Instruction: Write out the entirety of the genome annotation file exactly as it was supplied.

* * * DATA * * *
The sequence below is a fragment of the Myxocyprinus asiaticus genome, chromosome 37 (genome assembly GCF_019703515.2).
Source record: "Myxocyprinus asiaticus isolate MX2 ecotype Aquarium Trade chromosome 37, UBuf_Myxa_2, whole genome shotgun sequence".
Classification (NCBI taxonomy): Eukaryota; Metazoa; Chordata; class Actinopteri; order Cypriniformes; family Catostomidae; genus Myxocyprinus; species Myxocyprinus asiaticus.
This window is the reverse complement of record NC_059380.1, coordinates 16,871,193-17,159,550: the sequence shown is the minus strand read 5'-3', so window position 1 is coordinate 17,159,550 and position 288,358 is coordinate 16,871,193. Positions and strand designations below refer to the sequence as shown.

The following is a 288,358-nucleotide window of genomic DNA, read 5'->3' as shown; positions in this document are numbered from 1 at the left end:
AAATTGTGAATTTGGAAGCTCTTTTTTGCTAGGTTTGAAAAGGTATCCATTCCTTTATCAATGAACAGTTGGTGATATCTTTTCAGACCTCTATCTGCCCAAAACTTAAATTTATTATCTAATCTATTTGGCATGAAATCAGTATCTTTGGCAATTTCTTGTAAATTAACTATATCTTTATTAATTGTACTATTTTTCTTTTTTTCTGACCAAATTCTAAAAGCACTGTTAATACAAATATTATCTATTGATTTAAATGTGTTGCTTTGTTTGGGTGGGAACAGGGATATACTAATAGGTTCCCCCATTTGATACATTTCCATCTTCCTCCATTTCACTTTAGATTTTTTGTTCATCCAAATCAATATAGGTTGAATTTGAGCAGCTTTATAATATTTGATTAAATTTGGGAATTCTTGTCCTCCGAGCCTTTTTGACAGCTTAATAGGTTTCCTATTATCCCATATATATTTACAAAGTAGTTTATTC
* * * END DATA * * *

The sequence below is a fragment of the Myxocyprinus asiaticus genome, chromosome 37 (genome assembly GCF_019703515.2).
Source record: "Myxocyprinus asiaticus isolate MX2 ecotype Aquarium Trade chromosome 37, UBuf_Myxa_2, whole genome shotgun sequence".
Classification (NCBI taxonomy): Eukaryota; Metazoa; Chordata; class Actinopteri; order Cypriniformes; family Catostomidae; genus Myxocyprinus; species Myxocyprinus asiaticus.
This window is the reverse complement of record NC_059380.1, coordinates 16,871,193-17,159,550: the sequence shown is the minus strand read 5'-3', so window position 1 is coordinate 17,159,550 and position 288,358 is coordinate 16,871,193. Positions and strand designations below refer to the sequence as shown.

The following is a 288,358-nucleotide window of genomic DNA, read 5'->3' as shown; positions in this document are numbered from 1 at the left end:
AAATTGTGAATTTGGAAGCTCTTTTTTGCTAGGTTTGAAAAGGTATCCATTCCTTTATCAATGAACAGTTGGTGATATCTTTTCAGACCTCTATCTGCCCAAAACTTAAATTTATTATCTAATCTATTTGGCATGAAATCAGTATCTTTGGCAATTTCTTGTAAATTAACTATATCTTTATTAATTGTACTATTTTTCTTTTTTTCTGACCAAATTCTAAAAGCACTGTTAATACAAATATTATCTATTGATTTAAATGTGTTGCTTTGTTTGGGTGGGAACAGGGATATACTAATAGGTTCCCCCATTTGATACATTTCCATCTTCCTCCATTTCACTTTAGATTTTTTGTTCATCCAAATCAATATAGGTTGAATTTGAGCAGCTTTATAATATTTGATTAAATTTGGGAATTCTTGTCCTCCGAGCCTTTTTGACAGCTTAATAGGTTTCCTATTATCCCATATATATTTACAAAGTAGTTTATTC